Fort Worth Continues to Drain Water in WNV Watch - NBC 5 Dallas-Fort Worth

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Fort Worth Continues to Drain Water in WNV Watch

City continues to use warrants to go after problem vacant properties



    The City of Fort Worth is taking the battle against mosquitoes that can carry West Nile virus to property owners, putting them on notice to eliminate standing water. (Published Wednesday, June 19, 2013)

    No mosquitoes have tested positive for West Nile virus in Fort Worth, where a woman is recovering from the virus. The city continues to monitor the area and clean up problem properties.

    "It is just a relief that there are no mosquitoes that have tested positive for the West Nile virus in our neighborhood, because you always worry when your kids go out to play that that's an issue," said Debbie Beard, a Fort Worth resident who was at Newby Park on Wednesday.

    But just because no mosquitoes carrying the virus have been found, it doesn't mean they're not out there, the city's code compliance department says.

    The city is being aggressive going after properties with mosquito problems.

    The city got a warrant for the yard at a vacant home in the Berkley Place neighborhood just days after finding a mosquito breeding pool that generated thousands of mosquitoes in the backyard every few days.

    The city's code compliance director was at the home on Saturday.

    "It was like a Deep Woods Off commercial -- I was just covered in mosquitoes," said Brandon Bennett, the city's code compliance director.

    Eliminating standing water remains a key part of West Nile virus prevention, he said.

    "They drained the water that was pooling there and so now you can walk through the yard and not be swarmed by mosquitoes," he said.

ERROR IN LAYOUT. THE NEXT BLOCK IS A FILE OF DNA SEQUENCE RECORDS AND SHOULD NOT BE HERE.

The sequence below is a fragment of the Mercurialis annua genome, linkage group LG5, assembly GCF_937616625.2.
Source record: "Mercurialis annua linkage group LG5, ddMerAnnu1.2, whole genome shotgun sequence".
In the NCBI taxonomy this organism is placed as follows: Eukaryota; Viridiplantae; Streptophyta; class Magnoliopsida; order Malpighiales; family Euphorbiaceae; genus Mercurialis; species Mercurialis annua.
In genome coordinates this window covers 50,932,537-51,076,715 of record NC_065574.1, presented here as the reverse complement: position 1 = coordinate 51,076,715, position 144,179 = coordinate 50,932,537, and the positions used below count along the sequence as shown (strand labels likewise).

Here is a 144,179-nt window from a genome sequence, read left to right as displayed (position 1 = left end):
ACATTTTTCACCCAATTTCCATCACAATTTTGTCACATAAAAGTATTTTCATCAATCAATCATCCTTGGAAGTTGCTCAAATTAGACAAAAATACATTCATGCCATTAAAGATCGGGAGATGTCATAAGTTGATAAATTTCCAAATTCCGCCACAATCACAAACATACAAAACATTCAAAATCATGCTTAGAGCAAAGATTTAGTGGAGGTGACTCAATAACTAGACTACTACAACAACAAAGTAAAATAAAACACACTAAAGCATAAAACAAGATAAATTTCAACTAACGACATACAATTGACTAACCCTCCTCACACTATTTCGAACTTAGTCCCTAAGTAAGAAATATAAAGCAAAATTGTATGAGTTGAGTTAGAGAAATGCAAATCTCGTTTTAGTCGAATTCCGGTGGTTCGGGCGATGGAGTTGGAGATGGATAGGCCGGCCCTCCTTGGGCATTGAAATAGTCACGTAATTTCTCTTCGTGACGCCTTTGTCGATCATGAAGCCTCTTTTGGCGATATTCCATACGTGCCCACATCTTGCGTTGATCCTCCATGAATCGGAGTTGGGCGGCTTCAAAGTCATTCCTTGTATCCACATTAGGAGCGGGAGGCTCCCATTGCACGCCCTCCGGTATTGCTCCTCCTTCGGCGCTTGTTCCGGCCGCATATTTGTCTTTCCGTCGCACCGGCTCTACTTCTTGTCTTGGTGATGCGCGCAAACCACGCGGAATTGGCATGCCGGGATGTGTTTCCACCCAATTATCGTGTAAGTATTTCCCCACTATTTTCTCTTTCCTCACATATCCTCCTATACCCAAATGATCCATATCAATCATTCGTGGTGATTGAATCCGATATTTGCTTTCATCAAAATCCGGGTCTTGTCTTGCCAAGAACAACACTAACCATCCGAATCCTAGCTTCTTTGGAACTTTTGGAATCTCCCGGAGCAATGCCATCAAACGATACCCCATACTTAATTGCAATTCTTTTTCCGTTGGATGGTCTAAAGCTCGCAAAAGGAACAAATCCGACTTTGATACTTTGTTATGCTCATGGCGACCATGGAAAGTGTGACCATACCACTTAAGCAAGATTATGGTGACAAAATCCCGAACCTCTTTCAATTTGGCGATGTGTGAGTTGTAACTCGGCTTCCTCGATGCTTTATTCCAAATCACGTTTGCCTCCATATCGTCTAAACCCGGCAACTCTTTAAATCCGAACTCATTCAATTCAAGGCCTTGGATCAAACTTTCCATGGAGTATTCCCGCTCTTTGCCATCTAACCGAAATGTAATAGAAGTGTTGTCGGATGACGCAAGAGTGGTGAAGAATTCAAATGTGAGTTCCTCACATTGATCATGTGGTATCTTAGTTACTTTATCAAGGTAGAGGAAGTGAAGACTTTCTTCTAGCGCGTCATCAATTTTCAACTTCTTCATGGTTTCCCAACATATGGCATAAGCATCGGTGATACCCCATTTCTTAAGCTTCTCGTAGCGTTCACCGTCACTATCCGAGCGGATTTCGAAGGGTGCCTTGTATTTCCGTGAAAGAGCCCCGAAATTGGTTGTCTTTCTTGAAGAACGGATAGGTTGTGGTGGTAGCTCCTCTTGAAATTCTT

Bennett said he expects it won't be long before mosquitoes carrying the virus do show up.

    "As we move into July and then the August time frame, we know we're going to find a lot more of these mosquitoes," Bennett said.

    The city will continue to test for mosquitoes infected with the virus. If and when numerous positives are found, Fort Worth will move on to the next step.

    "We put a bunch of traps out and if we find in this very small area, that's where the mosquitoes are coming back positive, that's the area that we'll spray," Bennett said.

    Fort Worth sprayed from ground vehicles last summer for the first time in decades. The city's policy is to do targeted ground spraying where they know the chemicals will have an effect and where the mosquitoes have the disease.

    Code compliance officials said they are receiving a lot of calls from residents about possible mosquito problems in their neighborhoods. Bennett said it is a good sign because it shows residents are paying attention and being proactive.

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